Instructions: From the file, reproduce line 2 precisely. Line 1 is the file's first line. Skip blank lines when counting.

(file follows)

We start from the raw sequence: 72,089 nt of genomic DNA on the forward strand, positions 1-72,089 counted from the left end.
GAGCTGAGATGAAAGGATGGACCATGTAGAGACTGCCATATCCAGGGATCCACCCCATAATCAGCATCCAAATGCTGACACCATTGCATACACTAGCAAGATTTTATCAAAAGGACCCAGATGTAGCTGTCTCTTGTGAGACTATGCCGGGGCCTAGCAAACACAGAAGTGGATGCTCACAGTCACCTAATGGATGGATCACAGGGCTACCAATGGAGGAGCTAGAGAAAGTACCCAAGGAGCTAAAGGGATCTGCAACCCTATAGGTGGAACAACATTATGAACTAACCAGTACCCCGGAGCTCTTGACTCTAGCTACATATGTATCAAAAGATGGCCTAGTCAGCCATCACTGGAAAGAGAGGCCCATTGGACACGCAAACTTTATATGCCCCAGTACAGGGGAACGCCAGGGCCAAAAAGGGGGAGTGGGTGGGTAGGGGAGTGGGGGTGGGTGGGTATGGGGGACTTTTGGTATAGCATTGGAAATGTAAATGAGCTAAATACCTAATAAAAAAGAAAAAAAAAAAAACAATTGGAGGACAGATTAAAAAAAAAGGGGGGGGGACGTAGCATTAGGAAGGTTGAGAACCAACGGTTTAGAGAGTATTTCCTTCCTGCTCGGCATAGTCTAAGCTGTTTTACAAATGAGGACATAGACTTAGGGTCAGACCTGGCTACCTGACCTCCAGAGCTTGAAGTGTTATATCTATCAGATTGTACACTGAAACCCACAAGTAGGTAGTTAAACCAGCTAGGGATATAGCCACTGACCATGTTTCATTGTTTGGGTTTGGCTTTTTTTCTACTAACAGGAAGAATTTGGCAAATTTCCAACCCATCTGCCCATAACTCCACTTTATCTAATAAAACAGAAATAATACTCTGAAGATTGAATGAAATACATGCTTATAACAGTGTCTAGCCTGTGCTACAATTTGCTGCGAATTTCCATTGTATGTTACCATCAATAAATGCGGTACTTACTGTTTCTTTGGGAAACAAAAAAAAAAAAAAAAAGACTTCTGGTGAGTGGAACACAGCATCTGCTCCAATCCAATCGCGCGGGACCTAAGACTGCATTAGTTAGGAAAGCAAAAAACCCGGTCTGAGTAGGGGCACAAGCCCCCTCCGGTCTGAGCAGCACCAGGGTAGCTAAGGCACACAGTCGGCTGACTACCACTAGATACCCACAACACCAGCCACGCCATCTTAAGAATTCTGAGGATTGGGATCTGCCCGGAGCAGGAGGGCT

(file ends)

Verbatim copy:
GAGCTGAGATGAAAGGATGGACCATGTAGAGACTGCCATATCCAGGGATCCACCCCATAATCAGCATCCAAATGCTGACACCATTGCATACACTAGCAAGATTTTATCAAAAGGACCCAGATGTAGCTGTCTCTTGTGAGACTATGCCGGGGCCTAGCAAACACAGAAGTGGATGCTCACAGTCACCTAATGGATGGATCACAGGGCTACCAATGGAGGAGCTAGAGAAAGTACCCAAGGAGCTAAAGGGATCTGCAACCCTATAGGTGGAACAACATTATGAACTAACCAGTACCCCGGAGCTCTTGACTCTAGCTACATATGTATCAAAAGATGGCCTAGTCAGCCATCACTGGAAAGAGAGGCCCATTGGACACGCAAACTTTATATGCCCCAGTACAGGGGAACGCCAGGGCCAAAAAGGGGGAGTGGGTGGGTAGGGGAGTGGGGGTGGGTGGGTATGGGGGACTTTTGGTATAGCATTGGAAATGTAAATGAGCTAAATACCTAATAAAAAAGAAAAAAAAAAAAACAATTGGAGGACAGATTAAAAAAAAAGGGGGGGGGACGTAGCATTAGGAAGGTTGAGAACCAACGGTTTAGAGAGTATTTCCTTCCTGCTCGGCATAGTCTAAGCTGTTTTACAAATGAGGACATAGACTTAGGGTCAGACCTGGCTACCTGACCTCCAGAGCTTGAAGTGTTATATCTATCAGATTGTACACTGAAACCCACAAGTAGGTAGTTAAACCAGCTAGGGATATAGCCACTGACCATGTTTCATTGTTTGGGTTTGGCTTTTTTTCTACTAACAGGAAGAATTTGGCAAATTTCCAACCCATCTGCCCATAACTCCACTTTATCTAATAAAACAGAAATAATACTCTGAAGATTGAATGAAATACATGCTTATAACAGTGTCTAGCCTGTGCTACAATTTGCTGCGAATTTCCATTGTATGTTACCATCAATAAATGCGGTACTTACTGTTTCTTTGGGAAACAAAAAAAAAAAAAAAAAGACTTCTGGTGAGTGGAACACAGCATCTGCTCCAATCCAATCGCGCGGGACCTAAGACTGCATTAGTTAGGAAAGCAAAAAACCCGGTCTGAGTAGGGGCACAAGCCCCCTCCGGTCTGAGCAGCACCAGGGTAGCTAAGGCACACAGTCGGCTGACTACCACTAGATACCCACAACACCAGCCACGCCATCTTAAGAATTCTGAGGATTGGGATCTGCCCGGAGCAGGAGGGCT